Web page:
Maine provides some protection to women seeking abortion. However, the state’s parental involvement law contains a major loophole, allowing abortion providers to veto a parent’s right to grant or withhold consent. Further, Maine is in the minority of states failing to provide meaningful recognition to protection to unborn victims of violence.
- Maine has enacted a Freedom of Choice Act providing for a legal right to abortion even if Roe v. Wade is eventually overturned and stating that it is the public policy of Maine not to restrict access to abortion before viability.
- A physician may not perform an abortion on a woman until after advising her of the probable gestational age of the unborn child; the risks associated with continued pregnancy and the proposed abortion procedure; and, at the woman’s request, alternatives to abortion and information about and a list of public and private agencies that will provide assistance if the woman chooses to carry the pregnancy to term.
- A physician may not perform an abortion on a minor under the age of 18 until after advising her about the alternatives to abortion, prenatal care, agencies providing assistance, and the possibility of involving her parents or other adult family members in her decision. Moreover, the physician must have the written consent of one parent or an adult family member unless he or she determines that the minor is “mentally and physically competent” to give consent or has secured a court order.
- Only physicians licensed to practice medicine or osteopathy by the State of Maine may perform abortions.
- Maine has an enforceable abortion reporting law, but does not require the reporting of information to the Centers for Disease Control (CDC). The measure governs both surgical and nonsurgical abortions.
- Maine follows the federal standard for Medicaid funding for abortions, only permitting the use of federal or state matching Medicaid funds for abortions necessary to preserve the life of the woman or when the pregnancy is the result of rape or incest.
Legal Recognition and Protection of Unborn and Newly Born:
- Maine does not currently recognize an unborn child as a potential victim of homicide or assault.
- Instead, Maine provides for an enhanced sentence for the homicide of a pregnant woman and has created a new crime of “elevated aggravated assault” on a pregnant woman.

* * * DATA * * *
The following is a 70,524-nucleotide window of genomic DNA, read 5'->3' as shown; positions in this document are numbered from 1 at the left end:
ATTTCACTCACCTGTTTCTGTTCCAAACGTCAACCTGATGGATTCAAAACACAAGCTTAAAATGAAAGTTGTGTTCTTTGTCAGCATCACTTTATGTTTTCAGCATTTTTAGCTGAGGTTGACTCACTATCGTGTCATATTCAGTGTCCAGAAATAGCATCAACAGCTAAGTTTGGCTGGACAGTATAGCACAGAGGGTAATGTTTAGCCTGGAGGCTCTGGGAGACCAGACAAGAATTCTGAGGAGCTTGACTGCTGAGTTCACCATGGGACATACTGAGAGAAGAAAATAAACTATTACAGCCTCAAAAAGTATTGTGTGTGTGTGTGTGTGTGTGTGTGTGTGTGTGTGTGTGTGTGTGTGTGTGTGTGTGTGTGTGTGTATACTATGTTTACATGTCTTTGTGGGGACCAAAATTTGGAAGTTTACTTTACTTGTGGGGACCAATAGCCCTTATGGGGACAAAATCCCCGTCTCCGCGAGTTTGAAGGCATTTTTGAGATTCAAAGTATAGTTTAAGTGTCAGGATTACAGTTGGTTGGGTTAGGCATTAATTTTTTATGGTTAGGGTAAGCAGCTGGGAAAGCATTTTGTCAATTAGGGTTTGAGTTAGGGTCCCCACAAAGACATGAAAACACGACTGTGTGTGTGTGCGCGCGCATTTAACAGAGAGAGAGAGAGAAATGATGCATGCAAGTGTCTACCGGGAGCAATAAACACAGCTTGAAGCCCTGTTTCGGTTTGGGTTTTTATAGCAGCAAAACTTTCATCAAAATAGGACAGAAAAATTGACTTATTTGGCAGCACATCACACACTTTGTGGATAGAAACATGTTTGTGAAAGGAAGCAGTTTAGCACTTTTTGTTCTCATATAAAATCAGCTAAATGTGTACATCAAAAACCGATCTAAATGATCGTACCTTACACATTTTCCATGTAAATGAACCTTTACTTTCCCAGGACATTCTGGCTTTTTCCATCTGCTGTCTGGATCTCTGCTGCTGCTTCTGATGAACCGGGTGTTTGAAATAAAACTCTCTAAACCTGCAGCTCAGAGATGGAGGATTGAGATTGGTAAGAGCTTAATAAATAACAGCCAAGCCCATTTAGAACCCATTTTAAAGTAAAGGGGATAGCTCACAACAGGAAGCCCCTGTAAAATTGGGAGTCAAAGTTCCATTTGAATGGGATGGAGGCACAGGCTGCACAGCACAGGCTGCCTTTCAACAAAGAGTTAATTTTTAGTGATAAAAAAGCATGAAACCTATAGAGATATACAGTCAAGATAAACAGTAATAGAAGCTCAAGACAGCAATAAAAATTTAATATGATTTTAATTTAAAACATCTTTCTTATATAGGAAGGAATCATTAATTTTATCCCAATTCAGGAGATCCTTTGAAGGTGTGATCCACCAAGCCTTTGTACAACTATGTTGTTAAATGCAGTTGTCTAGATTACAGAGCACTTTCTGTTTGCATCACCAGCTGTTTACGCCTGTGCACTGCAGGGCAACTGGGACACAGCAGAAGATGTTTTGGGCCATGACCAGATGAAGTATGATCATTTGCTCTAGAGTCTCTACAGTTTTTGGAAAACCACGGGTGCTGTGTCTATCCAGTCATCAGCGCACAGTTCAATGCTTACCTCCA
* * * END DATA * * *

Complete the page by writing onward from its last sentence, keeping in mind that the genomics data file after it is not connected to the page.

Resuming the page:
- The state requires healthcare providers to report all deaths of infants less than one year of age, as well as deaths of women during pregnancy and maternal deaths within 42 days of giving birth, to the “Maternal Infant Death Review Panel.”
- The state allows a wrongful death (civil) action only when an unborn child is born alive following a negligent or criminal act and dies thereafter.
- Maine has created a specific affirmative duty of physicians to provide medical care and treatment to infants born alive at any stage of development.
- Maine also has a “Baby Moses” law, establishing a safe haven for mothers to legally leave their infants at designated places and ensuring that the infants receive appropriate care and protection.
- Maine provides for the issuance of a “Certificate of Birth Resulting in Stillbirth” when requested by a parent
- The state requires a healthcare provider involved in the delivery or care of an infant suspected to have been exposed to drugs in utereo to report the suspected exposure to the state Department of Health and Human Services.
- Maine does not maintain laws regarding human cloning, but its ban on fetal experimentation applies to live fetuses either intrauterine or extrauterine. Thus, its fetal experimentation statute could be read to prohibit harmful experimentation on human embryos.